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Printing Industry Exchange (printindustry.com) is pleased to have Steven Waxman writing and managing the Printing Industry Blog. As a printing consultant, Steven teaches corporations how to save money buying printing, brokers printing services, and teaches prepress techniques. Steven has been in the printing industry for thirty-three years working as a writer, editor, print buyer, photographer, graphic designer, art director, and production manager.

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Book Printing: Thoughts on the Future of Book Printing

I found a very heartening article online today about print books. The article was in Printing Impressions (or more specifically, www.piworld.com). It was entitled “2018 Book Manufacturing Outlook Includes Ranking of Top 5 Book Printers from PI 400,” written by Julie Greenbaum and published on 12/6/17.

Book printing is very much alive. This is nothing new. I’ve been writing articles from time to time in this blog saying the same thing. What I found interesting about Greenbaum’s article, though, is the new information it shares about book printing, and the new drivers for growth in book printing as well as the kinds of changes and new equipment to which this will lead.

Same Day Delivery: The Amazon Model

Greenbaum’s article opens with the “new disrupter,” Amazon’s same-day delivery model. Now I realize that you can go online and Amazon (as well as other web portals) will allow you to upload your print book files, and print an on-demand run that is replenished as Amazon (or another vendor) sells your digitally printed books. However, Greenbaum’s Printing Impressions article approaches this more from the vendor side of the equation. That is, the article addresses the book printers that will actually produce the books for Amazon, and considers what their strategy will be for meeting the “same-day delivery” model.

To answer this question Greenbaum references John Conley, CEO of Borderland Advisors, noting his belief that production inkjet (large-format, quick throughput, sheetfed and roll-fed inkjet printing on large equipment) will be one answer. However he expects there to also be new market-driven improvements (and even groundbreaking print-engines that haven’t been developed yet). He also believes that improvements in digital binding are on the way. Conley thinks that costs will decrease and quality, reliability, and speed will improve to meet the demands of consumers.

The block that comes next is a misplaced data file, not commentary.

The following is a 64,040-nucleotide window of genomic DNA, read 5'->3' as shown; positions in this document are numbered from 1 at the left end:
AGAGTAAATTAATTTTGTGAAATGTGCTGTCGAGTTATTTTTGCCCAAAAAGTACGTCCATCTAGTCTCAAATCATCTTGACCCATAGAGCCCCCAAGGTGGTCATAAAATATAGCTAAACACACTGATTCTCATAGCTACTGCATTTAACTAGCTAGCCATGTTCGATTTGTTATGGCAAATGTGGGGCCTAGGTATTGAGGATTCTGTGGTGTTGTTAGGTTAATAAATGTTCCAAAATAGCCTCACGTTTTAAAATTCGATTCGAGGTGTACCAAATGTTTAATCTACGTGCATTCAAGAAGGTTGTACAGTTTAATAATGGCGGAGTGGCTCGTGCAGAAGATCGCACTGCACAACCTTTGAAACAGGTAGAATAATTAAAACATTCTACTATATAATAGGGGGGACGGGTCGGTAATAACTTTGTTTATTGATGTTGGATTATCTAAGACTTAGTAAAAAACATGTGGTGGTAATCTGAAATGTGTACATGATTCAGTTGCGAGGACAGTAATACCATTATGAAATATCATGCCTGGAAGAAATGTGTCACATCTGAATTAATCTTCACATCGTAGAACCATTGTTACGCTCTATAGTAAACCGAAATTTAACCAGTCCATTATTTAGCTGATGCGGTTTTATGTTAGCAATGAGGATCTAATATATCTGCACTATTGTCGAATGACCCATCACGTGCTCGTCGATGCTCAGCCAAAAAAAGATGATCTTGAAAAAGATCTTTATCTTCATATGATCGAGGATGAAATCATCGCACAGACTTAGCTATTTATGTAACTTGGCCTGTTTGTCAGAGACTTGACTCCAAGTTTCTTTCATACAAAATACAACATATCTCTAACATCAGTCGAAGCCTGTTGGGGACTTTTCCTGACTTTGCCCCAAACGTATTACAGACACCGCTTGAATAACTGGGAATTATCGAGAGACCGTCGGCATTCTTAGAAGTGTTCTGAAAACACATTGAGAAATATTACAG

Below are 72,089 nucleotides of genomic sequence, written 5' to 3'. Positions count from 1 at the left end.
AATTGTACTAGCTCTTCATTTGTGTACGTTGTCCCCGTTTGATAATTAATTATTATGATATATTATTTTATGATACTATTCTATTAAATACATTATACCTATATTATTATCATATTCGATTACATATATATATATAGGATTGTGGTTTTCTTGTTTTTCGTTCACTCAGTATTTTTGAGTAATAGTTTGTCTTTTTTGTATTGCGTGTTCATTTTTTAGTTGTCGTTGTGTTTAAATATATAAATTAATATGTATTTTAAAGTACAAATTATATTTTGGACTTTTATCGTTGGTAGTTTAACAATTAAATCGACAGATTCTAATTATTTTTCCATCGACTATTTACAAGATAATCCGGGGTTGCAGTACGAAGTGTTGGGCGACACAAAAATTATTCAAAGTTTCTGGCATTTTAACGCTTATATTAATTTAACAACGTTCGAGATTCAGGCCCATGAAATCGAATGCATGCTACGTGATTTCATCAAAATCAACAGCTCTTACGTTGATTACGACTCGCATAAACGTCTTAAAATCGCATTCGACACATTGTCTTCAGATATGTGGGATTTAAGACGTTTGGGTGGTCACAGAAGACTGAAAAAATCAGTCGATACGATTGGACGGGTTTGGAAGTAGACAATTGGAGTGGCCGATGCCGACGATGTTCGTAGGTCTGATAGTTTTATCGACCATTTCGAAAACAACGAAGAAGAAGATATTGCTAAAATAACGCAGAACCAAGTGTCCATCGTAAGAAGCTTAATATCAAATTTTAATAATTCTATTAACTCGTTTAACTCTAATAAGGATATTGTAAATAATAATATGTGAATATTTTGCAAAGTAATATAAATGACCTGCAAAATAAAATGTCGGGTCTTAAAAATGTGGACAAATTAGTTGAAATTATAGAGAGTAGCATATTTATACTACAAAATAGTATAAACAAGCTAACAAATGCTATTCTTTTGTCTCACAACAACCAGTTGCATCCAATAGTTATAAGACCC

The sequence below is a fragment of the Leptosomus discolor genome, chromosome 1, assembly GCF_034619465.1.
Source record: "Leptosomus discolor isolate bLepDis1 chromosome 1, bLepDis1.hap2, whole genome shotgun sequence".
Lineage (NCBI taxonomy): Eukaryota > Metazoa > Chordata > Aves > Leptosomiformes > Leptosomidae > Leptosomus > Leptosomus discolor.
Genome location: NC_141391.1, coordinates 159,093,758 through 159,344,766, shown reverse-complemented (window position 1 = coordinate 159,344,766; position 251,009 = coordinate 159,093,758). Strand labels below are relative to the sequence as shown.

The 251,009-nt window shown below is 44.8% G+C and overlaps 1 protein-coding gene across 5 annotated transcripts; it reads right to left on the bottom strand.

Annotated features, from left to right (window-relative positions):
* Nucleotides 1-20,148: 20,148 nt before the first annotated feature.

On the positive side, this will allow more titles to be produced, since inventory can be tightly controlled. Instead of printing a huge number of only the most popular books, it will be possible to print fewer copies of more titles reflecting the varied interests of the numerous niche market customers.

Continued Demand But Shorter Press Runs

“2018 Book Manufacturing Outlook Includes Ranking of Top 5 Book Printers from PI 400” then goes on to share the opinions of management at Walsworth in Marceline, MO; Edwards Brothers Malloy in Ann Arbor, MI; and Worzilla, in Stevens Point, WI.

David Grisa, executive vice president of commercial sales at Walsworth, notes the continued demand for short-run printing, and describes the digital binding changes Walsworth has implemented along with e-commerce solutions, inventory management, and fulfillment services. In short, this book printer has expanded the services offered, improved the company’s workflow, and expanded its digital printing capabilities in response to the needs of the market. As Grisa says, “Digital printing has allowed us to economically produce smaller order quantities.”